Les Moonves Ethics Commission Fine: Los Angeles Approves Deal

The Los Angeles Ethics Commission has approved a $15,000 settlement by the city with Les Moonves, the former president and CEO of CBS who conspired with a now-retired LAPD captain to prevent an explosive sexual assault allegation from going public.

The settlement, passed on Wednesday, represents the maximum amount Moonves could’ve been charged in an administrative enforcement matter. In considering the penalty, the commission said that he cooperated with staff in the investigation and saved resources by agreeing to the deal while also noting that the “violations in this case are extremely serious” and “deliberate.”

Moonves “admits that he violated City law by aiding and abetting the disclosure and misuse of confidential information and by inducing a City official to misuse his position to attempt to create a private advantage” for the executive, the settlement read.

Approval of the deal follows the commission in February unanimously voting to reject the proposed agreement. He initially agreed to pay an $11,250 fine. Committee president Jeffery Daar said at the time that the rejection of the settlement was based on the “egregiousness of the alleged facts,” stressing that the case underscores the need to “increase maximum monetary penalties for violations of City ethics laws.”

The settlement centered on findings that Moonves tried influencing ex-LAPD Captain Cory Palka into giving him confidential information on a sexual assault investigation into him initiated by late TV executive Phyllis Golden-Gottlieb, who worked alongside the former CBS chief executive when they worked at Lorimar-Telepictures in the 1980s. Over the course of a year, Palka and an intermediary for Moonves communicated several times on the investigation’s progress, at one point discussing how to “kill media from PD” and to “figure what [Golden-Gottlieb] wants.”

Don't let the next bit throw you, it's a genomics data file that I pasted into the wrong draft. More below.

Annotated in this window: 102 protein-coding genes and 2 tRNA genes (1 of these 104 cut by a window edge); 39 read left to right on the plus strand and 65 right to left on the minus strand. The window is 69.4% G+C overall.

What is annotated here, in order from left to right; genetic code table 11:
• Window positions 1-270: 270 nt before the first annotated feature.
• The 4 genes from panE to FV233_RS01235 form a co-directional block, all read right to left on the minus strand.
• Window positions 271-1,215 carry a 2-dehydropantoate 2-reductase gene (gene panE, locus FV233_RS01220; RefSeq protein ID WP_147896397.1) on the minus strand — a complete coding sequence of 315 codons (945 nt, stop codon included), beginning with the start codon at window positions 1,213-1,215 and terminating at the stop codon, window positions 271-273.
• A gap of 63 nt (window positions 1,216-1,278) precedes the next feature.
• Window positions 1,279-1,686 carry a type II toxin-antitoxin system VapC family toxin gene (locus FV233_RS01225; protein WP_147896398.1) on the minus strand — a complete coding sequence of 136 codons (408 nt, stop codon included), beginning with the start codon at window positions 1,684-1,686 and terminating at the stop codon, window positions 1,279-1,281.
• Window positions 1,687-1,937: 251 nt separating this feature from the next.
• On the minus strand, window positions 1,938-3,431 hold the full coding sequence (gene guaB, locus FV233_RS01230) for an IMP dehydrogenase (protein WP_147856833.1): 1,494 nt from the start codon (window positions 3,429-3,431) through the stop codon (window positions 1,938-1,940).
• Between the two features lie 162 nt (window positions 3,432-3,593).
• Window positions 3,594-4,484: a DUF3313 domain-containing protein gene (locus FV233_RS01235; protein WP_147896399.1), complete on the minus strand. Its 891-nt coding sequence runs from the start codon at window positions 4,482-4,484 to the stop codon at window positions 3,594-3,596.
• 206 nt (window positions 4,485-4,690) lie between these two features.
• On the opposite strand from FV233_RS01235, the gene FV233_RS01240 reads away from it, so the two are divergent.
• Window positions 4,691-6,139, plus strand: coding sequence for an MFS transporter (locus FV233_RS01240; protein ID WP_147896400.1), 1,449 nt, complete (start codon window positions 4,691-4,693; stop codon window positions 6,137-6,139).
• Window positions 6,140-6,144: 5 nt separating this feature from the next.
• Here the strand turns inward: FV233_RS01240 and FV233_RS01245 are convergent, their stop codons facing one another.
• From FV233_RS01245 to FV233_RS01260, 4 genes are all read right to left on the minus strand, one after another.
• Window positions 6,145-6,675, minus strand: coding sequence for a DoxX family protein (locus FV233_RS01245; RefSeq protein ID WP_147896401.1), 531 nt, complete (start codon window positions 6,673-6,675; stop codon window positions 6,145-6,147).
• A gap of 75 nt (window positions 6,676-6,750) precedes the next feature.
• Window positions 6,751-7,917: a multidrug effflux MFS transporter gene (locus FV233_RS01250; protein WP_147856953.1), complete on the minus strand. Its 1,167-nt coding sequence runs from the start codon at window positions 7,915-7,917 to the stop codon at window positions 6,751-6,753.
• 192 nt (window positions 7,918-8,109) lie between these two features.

In 2018, Moonves resigned from CBS. Upon hearing the news, Palka, who had served as his security at the Grammy Awards from 2008 to 2014, told him “I’m deeply sorry this happened. I will always stand with, by and pledge my allegiance to you,” the proposed settlement stated.

Moonves was charged with three counts related to asking Palka, through former CBS senior vp talent relations and special events Ian Metrose, about LAPD’s investigation into Golden-Gottlieb’s allegations.

The Ethics Commission still has to decide on a fine for Metrose. During the February meeting in which the initial settlement by the city with Moonves was rejected, the Ethics Commission also voted down a proposed $2,500 fine against the former CBS executive.

Attorneys for Moonves didn’t immediately respond to requests for comment.

The allegations against Moonves and his interference in the sexual assault probe were first disclosed in a 2022 settlement between the New York Attorney General and Paramount Global. The $30.5 million deal was announced alongside an investigation that also found that ex-CBS communications chief Gil Schwartz sold millions of dollars worth of stock before the sexual assault claims went public.

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